We'll never see another Doc Gooden

A no-hitter for the Yankees at the end of his career was salt in the wound for Mets fans.
A no-hitter for the Yankees at the end of his career was salt in the wound for Mets fans.
Image: Getty Images

You know you’re getting old when you remember Doc Gooden’s no-hitter with the Yankees on May 14, 1996. It was now 25 years ago — so long ago that the Mets have gone through multiple waves of promising young pitchers who ultimately disappointed: Pulsipher, Wilson, Isringhausen. Harvey, etc.


It was so long ago, there are sportswriters now who weren’t around to experience the True Gooden. Sorry, Bryan Fonseca, Matt Harvey had a nice run, dated some supermodels and got to a World Series. I’m sure you liked him and had high hopes, but he was no Gooden.

There have been young, hard-throwing phenoms in baseball since the sport evolved into a game where pitchers try to get the batter out, instead of throwing it where they wanted it. Bob Feller made the cover of Time as a high schooler who played in the majors. Sandy Koufax, Nolan Ryan, Kerry Wood. But no one threw that hard, had an unhittable curveball, and had pinpoint control so young like Gooden. He came to the majors at age 19 and was the best pitcher in baseball. He struck out 276 in 218 innings, leading the majors by 1.7 K’s per nine over Nolan Ryan in 1984.

The next year he was better, somehow. Very few pitchers have ever been better, in fact: 24-4, 1.53 ERA. He struck out 268 in 276 innings, numbers that make your arm hurt just thinking about it, considering how light starting pitchers’ workloads are today. He was 20. He was Koufax, Gibson, and Seaver all rolled into one.

Yes, the game has changed.

In 1986, Gooden and the Mets won 108 games and won the World Series in the most dramatic way possible. Gooden was 21, and Darryl Strawberry was 24. They were Queens’ version of Whitey Ford and Mickey Mantle. They were going to win so many titles, MVPs, and Cy Young Awards and rule baseball forever.


Tim Teufel said the only thing that could keep them from repeating was “about 25 fucking car crashes.”

Turns out, too much cocaine did the trick. Gooden didn’t attend the ‘Mets’ World Series parade because he was partying. He got suspended for the first part of the 1987 season, and didn’t make his first start until June 5. He still won 15 games, but the Mets finished in second. The Mets won the East in 1988, but lost the NLCS to the Dodgers.


From there, it’s a well-known, tragic story. Drug use, suspensions, trouble with the law, injuries.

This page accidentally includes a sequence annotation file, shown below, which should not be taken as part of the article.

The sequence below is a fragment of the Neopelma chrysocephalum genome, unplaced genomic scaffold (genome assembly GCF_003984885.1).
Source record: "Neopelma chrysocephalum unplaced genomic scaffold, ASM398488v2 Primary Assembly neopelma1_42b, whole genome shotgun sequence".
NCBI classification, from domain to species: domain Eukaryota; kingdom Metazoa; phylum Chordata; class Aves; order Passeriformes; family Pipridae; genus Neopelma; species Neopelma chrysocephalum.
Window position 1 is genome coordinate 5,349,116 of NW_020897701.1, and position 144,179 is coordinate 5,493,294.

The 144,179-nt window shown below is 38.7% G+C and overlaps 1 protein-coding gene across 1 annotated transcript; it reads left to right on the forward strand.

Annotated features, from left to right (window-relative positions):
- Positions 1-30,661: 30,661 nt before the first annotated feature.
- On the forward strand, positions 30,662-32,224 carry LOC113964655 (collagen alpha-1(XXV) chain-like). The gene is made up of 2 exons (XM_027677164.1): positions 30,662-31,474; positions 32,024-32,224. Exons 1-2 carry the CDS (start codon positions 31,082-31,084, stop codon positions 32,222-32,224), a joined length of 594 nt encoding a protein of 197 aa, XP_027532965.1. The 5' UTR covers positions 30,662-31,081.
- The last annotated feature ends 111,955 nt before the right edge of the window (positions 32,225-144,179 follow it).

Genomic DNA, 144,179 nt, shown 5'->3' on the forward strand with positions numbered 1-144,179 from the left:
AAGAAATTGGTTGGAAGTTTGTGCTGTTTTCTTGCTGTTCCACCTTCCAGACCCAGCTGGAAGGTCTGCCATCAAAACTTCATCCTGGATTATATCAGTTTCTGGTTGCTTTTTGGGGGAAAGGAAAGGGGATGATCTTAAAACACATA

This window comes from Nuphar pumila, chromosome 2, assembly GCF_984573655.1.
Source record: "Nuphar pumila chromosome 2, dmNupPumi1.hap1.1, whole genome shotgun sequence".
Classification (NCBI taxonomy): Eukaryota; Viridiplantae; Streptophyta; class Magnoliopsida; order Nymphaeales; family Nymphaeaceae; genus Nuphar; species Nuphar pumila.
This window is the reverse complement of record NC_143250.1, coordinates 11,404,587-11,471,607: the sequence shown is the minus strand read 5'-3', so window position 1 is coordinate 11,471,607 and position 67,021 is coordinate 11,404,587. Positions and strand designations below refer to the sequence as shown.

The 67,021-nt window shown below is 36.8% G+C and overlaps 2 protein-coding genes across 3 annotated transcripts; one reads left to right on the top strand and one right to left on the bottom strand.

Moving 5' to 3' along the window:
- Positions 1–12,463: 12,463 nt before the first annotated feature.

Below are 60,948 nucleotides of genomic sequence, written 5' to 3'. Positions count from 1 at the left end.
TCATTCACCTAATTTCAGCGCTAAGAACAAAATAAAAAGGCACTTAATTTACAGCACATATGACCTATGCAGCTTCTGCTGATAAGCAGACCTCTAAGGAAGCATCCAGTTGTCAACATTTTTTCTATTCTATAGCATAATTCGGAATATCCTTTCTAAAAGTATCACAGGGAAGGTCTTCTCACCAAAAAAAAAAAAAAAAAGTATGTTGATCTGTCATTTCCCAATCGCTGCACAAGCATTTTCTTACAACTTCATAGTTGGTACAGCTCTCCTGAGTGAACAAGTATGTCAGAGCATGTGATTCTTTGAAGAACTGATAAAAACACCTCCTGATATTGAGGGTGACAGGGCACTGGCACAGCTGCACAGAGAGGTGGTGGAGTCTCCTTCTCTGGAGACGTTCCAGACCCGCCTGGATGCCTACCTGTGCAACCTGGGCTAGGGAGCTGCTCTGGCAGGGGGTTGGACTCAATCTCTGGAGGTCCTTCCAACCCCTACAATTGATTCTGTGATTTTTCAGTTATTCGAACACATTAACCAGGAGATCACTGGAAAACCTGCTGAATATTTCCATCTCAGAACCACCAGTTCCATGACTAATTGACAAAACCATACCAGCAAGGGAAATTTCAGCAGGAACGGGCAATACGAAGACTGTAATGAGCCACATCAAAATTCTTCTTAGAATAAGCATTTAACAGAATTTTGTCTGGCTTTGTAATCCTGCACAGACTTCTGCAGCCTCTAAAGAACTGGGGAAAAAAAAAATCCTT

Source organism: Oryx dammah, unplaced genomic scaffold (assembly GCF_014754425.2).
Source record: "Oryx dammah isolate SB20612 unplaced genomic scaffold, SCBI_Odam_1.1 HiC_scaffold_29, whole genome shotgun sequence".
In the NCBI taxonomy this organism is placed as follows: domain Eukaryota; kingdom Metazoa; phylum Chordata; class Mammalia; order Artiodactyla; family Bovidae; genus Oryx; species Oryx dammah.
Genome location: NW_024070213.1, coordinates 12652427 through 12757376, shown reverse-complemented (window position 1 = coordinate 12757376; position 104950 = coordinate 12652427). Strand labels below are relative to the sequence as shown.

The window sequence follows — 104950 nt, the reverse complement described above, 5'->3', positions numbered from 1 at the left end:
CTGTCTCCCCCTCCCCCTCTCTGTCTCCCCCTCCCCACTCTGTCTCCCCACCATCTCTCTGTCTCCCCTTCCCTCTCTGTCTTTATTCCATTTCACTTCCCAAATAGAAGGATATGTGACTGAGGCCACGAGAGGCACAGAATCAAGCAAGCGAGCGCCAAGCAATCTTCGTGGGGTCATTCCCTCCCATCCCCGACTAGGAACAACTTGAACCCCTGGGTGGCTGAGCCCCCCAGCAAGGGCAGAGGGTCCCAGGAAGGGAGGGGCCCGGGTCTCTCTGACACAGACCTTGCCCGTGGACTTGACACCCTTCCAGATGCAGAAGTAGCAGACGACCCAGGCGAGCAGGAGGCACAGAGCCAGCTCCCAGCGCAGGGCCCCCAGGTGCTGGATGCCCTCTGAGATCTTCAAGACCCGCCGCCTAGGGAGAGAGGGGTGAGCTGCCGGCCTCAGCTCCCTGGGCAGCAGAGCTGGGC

The narrative about Gooden is that he destroyed his career, and that’s true. But honestly, he was probably never destined to have a great, long career. Go back and look at those innings totals at age 19 and 20. No starting pitcher, in the live-ball era, has ever had workloads like that at those ages and gone on to a long career.


Bob Feller was a teenager striking out major leaguers, but he, in a way, perhaps benefited from having three-and-a-half years “off” at ages 23-26 while fighting a war — and he still was a very different pitcher after 30, never striking out more than 119 in a season.

Koufax made the majors at 19, but he didn’t pitch 200 innings until he was 25, and he still didn’t make it past 12 seasons.


Roger Clemens pitched in college,which has a shorter season, and injuries kept him from piling up innings until he was 23. Today’s pitchers, by comparison, are placed in bubble wrap.

We’ll never see another Doc Gooden.

Also, something no one talks about: Gooden was still great as late as 1990. The narrative is that he simply declined steadily after his historic 1985 season, but that’s not entirely true. 1990 was a great season, even if it wasn’t recognized at the time.


He went 19-7. He was regularly clocked at 100 mph that year, which was a big deal, not common like it is today. He struck out 223 in 232.2 innings, a similar rate to 1985. He gave up just 10 home runs, similar to his 1985 rates. But he gave up 229 hits. Why?

The Mets’ defense was putrid that year. They had Gregg Jefferies at second and Dave Magadan at first. It’s no wonder they lost the division to the Pirates, whose infield was anchored by the steady Sid Bream at first and Jose Lind at second. New York had Howard Johnson, stretched to play third, play 73 games at shortstop. In the outfield they had guys like Keith Miller and Mark Carreon running around in center half the time. Mackey Sasser behind the plate.


Gooden’s ERA was a mediocre 3.83, but his Fielding Independent ERA was 2.44 that year.

He pitched like a Cy Young winner.

Of course, it must have been INFURIATING to Mets fans to see Gooden and Strawberry end up on the Yankees, being bit players for a Yankee dynasty. They were happy for him, sure, but for Gooden to get a no-hitter for the Yankees, not the Mets, who had, at that point, never had one, was salt in the wound.


I wasn’t even a Mets fan, and I still can’t get over seeing his amazin’ but sad career.

Managing editor. Former N.Y. Daily Newser. Former broke poker player.